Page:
Diversity is another main advantage of investing in commodities.  With stocks and bonds, general prices rise or fall at the same time affecting your entire portfolio.  Commodity prices, on the other hand, rise or fall at different times.  By carefully tracking the seasons, you could adjust your investment strategies appropriately.

Also, Commodities remain strong even in bad economic times; therefore they afford the investor natural protection.  Most commodities are necessities and their demand does not diminish even in a bad economy.  Because of this, prices are more buoyant and can remain springy even when demand falters.

Natural Hedge

Commodities are also natural hedges versus inflation.


In fact, when commodity prices rise, it could mean that inflation is starting.  If a rapid inflation is reasonably expected, commodity prices are more likely to go up even faster.  In times like this, people normally move their funds to options that offer protection for their assets, like real estate. However, moving them to commodities is much more convenient than investing them in properties.

Think about it this way:

This was the scene in 2008 when the real estate bubble exploded and prices began plummeting.  Mortgaged-backed bonds and other securities that were dependent on mortgage income quickly lost their value due to loan defaults.  This triggered a domino effect on the economy.  It substantially depressed consumer confidence and spending which caused the economy worsen further. This in turn, adversely affected the prices of stocks enough to bring the market down.

The result:

As people began moving their money out of stocks, bonds and expectedly, real estate, they turned to the commodities market.  This pushed the prices of the commodities upward and pushed the prices of stocks even lower.  This was because the profits of most companies are decreased when commodities are more expensive.

For instance:

During the summer and spring of 2008 when oil prices rose to 150%.  This naturally increased the operating costs of many companies since just about everyone depends on oil one way or another.

What Are The Risks Of Investing In Commodities?

1. Volatility 

The commodities market is highly volatile because it is influenced by supply and demand.  Supply and demand, on the other hand, are dependent on many factors that are as unpredictable as the weather. Natural and geopolitical factors, ease of finding new sources, delivery time  – all these things directly affect supply and demand.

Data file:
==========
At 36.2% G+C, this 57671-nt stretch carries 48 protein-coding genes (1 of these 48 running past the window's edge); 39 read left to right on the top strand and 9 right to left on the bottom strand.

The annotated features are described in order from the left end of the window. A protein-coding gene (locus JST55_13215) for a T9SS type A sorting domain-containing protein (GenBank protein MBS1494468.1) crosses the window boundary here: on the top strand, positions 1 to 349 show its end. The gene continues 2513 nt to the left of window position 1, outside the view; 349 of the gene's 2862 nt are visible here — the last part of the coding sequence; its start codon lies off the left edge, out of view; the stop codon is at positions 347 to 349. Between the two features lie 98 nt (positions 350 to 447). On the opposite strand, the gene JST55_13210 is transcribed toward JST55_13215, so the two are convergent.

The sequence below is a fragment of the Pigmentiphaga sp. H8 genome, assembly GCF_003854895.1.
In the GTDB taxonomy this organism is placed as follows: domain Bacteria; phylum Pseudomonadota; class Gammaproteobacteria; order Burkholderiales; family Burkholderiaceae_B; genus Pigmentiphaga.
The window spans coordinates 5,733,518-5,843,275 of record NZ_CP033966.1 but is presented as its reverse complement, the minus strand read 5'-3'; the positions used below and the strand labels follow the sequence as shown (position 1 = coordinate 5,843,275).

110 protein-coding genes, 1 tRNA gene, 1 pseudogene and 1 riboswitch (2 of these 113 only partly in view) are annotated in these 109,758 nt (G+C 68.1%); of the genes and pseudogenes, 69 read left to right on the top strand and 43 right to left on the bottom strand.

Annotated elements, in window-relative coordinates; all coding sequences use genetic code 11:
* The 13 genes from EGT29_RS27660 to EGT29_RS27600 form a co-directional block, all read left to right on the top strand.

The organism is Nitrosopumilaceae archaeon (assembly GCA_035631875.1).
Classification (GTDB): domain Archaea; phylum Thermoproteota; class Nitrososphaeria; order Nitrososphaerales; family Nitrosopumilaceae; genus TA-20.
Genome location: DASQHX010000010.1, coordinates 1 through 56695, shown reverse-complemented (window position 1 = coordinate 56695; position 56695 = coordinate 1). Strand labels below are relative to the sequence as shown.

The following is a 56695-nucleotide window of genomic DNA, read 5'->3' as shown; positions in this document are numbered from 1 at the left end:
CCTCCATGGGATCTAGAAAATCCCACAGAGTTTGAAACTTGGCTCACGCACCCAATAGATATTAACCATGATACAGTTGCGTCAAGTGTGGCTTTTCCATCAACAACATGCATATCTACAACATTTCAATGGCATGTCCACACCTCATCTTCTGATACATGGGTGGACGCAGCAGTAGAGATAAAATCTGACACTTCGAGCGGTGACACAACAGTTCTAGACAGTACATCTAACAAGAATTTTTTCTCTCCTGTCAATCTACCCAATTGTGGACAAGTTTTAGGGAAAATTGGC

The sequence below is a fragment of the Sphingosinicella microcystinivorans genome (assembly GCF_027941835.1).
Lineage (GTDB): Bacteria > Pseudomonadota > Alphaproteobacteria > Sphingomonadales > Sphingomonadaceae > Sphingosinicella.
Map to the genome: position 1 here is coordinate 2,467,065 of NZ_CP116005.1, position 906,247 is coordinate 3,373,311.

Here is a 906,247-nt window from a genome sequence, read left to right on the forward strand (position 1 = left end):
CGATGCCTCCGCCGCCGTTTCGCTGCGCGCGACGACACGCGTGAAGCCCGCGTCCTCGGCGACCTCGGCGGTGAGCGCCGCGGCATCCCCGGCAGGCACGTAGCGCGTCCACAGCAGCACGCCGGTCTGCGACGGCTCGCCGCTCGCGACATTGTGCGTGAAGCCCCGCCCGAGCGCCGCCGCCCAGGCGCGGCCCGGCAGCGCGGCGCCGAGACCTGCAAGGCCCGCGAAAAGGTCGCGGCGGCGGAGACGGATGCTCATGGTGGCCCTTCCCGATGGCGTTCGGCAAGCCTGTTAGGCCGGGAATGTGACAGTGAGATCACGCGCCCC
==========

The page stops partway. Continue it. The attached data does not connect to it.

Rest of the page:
2. Leverage and speculation 

Because they are traded using futures contracts, traders often use high leverage ratios, even as high as ten to one.  This causes many traders to become jittery and react accordingly if there is news that prices may rise or fall greatly.  Hence, a forecast of a construction boom may cause metal prices to go up. An escalation of conflict in the Middle East would cause oil prices to spike.

Take a look:

When Hurricane Katrina damaged oil refineries in the Gulf of Mexico, rumors of oil shortage went around.  Gasoline prices naturally went up.  The jump of oil prices from $100 per barrel to $150 per barrel in 2008 was mostly due to speculation.

3. Geopolitical risks 

Events in major supplier countries can cause prices to swing wildly from day-to-day.  Oil prices shift very quickly on rumors of wars whether in Nigeria, Kuwait or Iraq.

4. Government policies.

A government may act to control extraction of these natural resources by take-over, nationalization, area protection or increase in taxes and permit fees.  In 2006, Bolivia nationalized the natural gas industry and banished foreign companies who were extracting and processing gas.

5. Foreign exchange or currency risk. 

The value of the currency of the buyer may decline against the value of the currency of the supplier.  This will cause prices to increase on the part of the buyer.  Anytime the value of the US dollar depreciates against major currencies, an oil price hike is bound to happen.

What Are The Ways To Invest In Commodities?

The three common ways to invest in commodities are:

  • Buy them directly in their physical form
  • Invest in shares in commodity companies
  • Buy indirectly thru a fund or investment trust

Direct / Physical Form

Buying direct or investing physically means buying and then holding the commodity. It presents a storage problem but many solutions are available.

For example:

There are several bullion firms that offer not only online gold dealing but also storage of the asset.  Buying real gold gives you easy access to the precious metal.  Remember to buy only from reputable companies for your security.  Check the website of the World Gold Council for a list of these companies.

And remember:

When you buy physical assets like commodities, it means real direct exposure to the goods.  There are added costs to these such as storage, insurance, security, buying and selling fees, etc.  This means that as an investor, you need to buy them at a good price.  It may be difficult if you are not buying mega bulk quantities.  You may have little or no haggling advantage if you are just buying a small quantity.

Shares In Commodity Companies

The second option for investing in commodities is to invest in commodity companies.


You can deal in oil, gold and gas by simply buying shares in companies such as ExxonMobil, BP, Royal Dutch Shell or Tullow Oil.  The same applies to other commodities although your options might not be as wide in your country.  Your investments will also be subject to the movement of the stock market and changes in the prices of the commodities.

An investment fund is the most convenient way to access the commodity market.  These funds also allow you a degree of diversity because they are invested in a variety of commodities.  Other funds are invested in commodity-producing companies.